The preferred choice for oral vitamin K supplementation is vitamin K1. The suggested dose is 1 to 2 mg. In cases of severe coagulopathy (i.e., high INR), an oral dose of 5 to 10 mg can be administered. The maximum oral dose is 25 mg. Alternatively, vitamin K1 can be given intravenously. The dose for intravenous administration is 10 to 20 mg. It should be given slowly (no less than 30 min). The effect usually occurs within 2 to 4 hours after administering an intravenous dose. The maximum effect for intravenous administration is 6 to 12 hours, while oral supplementation will take about 24 hours. 
Currently, there is no known toxicity is associated with high doses of vitamin K1 or vitamin K2. Therefore, there is no designated upper intake level (UL). Despite this, an allergic reaction is possible with either version of vitamin K. Vitamin K1 has had documented associations with bronchospasm and cardiac arrest with IV administration. The oral form of vitamin K does not seem to cause severe reactions.
Vitamin K2 also does not display any adverse effects when ingested orally. Studies have shown that coagulation studies in humans did not show an increased risk of blood clots when ingesting 45 mg per day of vitamin K2 (as MK-4). Researchers observed this in a patient who took upwards of 135 mg per day (45 mg three times per day).
The synthetic vitamin K3 is very toxic, and as a result, has been banned from over-the-counter sales in the United States because ingestion could result in allergic reactions, hemolytic anemia, and cytotoxicity in liver cells.
Vitamin K use requires caution in neonates, patients with hereditary hypoprothrombinemia, renal impairment, cases of over anticoagulation due to heparins, and hypersensitivity to vitamin K.
The monitoring of vitamin K administration or levels is usually through prothrombin time (PT) and INR. These values measure the presence of vitamin K dependent factors, which is especially important to utilize in patients who have warfarin toxicity or vitamin K related coagulopathies.
Vitamin K toxicity is extremely rare. The only reported toxicity comes from menadione, which has no use in humans. Its toxicity is thought to be associated with its water-soluble properties. When toxicity does occur, it manifests with signs of jaundice, hyperbilirubinemia, hemolytic anemia, and kernicterus in infants.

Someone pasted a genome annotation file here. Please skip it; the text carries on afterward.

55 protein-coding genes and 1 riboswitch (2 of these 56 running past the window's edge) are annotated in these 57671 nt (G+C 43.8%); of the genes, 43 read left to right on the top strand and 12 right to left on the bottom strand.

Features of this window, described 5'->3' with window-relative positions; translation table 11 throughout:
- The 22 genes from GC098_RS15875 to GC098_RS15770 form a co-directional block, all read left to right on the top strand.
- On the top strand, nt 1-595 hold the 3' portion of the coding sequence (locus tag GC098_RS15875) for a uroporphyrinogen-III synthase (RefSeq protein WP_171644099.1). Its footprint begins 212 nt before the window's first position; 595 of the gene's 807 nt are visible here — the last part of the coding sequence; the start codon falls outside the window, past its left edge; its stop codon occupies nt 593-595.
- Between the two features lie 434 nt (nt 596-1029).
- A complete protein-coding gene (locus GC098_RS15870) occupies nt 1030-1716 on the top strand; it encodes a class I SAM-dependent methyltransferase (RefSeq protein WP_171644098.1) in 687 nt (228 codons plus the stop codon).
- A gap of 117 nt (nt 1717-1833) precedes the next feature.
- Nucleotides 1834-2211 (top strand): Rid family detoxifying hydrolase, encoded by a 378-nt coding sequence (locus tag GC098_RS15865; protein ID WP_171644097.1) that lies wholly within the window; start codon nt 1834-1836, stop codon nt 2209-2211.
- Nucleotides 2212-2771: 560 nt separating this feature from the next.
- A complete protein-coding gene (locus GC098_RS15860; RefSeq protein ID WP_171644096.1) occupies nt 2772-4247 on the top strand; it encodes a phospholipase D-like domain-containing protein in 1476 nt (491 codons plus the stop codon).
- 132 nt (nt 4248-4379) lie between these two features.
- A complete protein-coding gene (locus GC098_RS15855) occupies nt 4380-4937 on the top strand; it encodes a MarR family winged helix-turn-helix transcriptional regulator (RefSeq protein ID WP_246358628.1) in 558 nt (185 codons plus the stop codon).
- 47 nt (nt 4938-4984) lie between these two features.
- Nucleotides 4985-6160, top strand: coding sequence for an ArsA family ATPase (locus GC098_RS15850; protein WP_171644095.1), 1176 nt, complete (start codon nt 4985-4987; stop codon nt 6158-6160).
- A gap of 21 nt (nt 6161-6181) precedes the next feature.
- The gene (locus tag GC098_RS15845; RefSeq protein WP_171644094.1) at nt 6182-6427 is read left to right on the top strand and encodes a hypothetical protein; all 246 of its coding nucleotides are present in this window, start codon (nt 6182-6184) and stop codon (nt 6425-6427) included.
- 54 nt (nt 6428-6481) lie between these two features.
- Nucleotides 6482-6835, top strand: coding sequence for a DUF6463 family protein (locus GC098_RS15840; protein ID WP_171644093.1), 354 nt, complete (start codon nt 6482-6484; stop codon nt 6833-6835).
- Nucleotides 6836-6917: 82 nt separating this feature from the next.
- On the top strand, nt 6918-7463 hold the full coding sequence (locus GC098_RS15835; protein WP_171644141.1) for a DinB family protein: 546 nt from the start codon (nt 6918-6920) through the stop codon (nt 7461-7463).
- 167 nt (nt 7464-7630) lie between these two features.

The mechanism by which toxicity with menadione is that it increases oxygen uptake in the liver, leading to a significant increase in lipid peroxidation, which in turn causes cell damage and death. Hepatocyte damage leads to the associated signs of vitamin K toxicity.
Even though there is no toxic dose noted in the literature, patients should not take excessive amounts of vitamin K. Instead, patients should be urged to eat a healthy balanced diet with green leafy vegetables rather than to supplement this vitamin.
Using vitamin K therapeutically requires the effort of an interprofessional healthcare team, especially as pertains to the treatment of coagulopathies. Patients on warfarin need to maintain a steady intake level of vitamin K in their diet so that warfarin dosing can be optimized. Conversely, it serves as the antidote to warfarin toxicity. Pharmacists need to counsel patients regarding this topic and dispel the notion that because they are on warfarin, they should no longer eat green leafy vegetables, but instead emphasize a consistent intake is the key. Nursing can perform followup with patients and also reinforce the points about dietary intake, and ensure that INR and other values remain in range. Any concerns should be reported to the prescriber of warfarin or vitamin K promptly so that dose and/or regimen adjustments can take place immediately if necessary. This interprofessional approach ensures optimal patient outcomes form vitamin K when needed. [Level 5]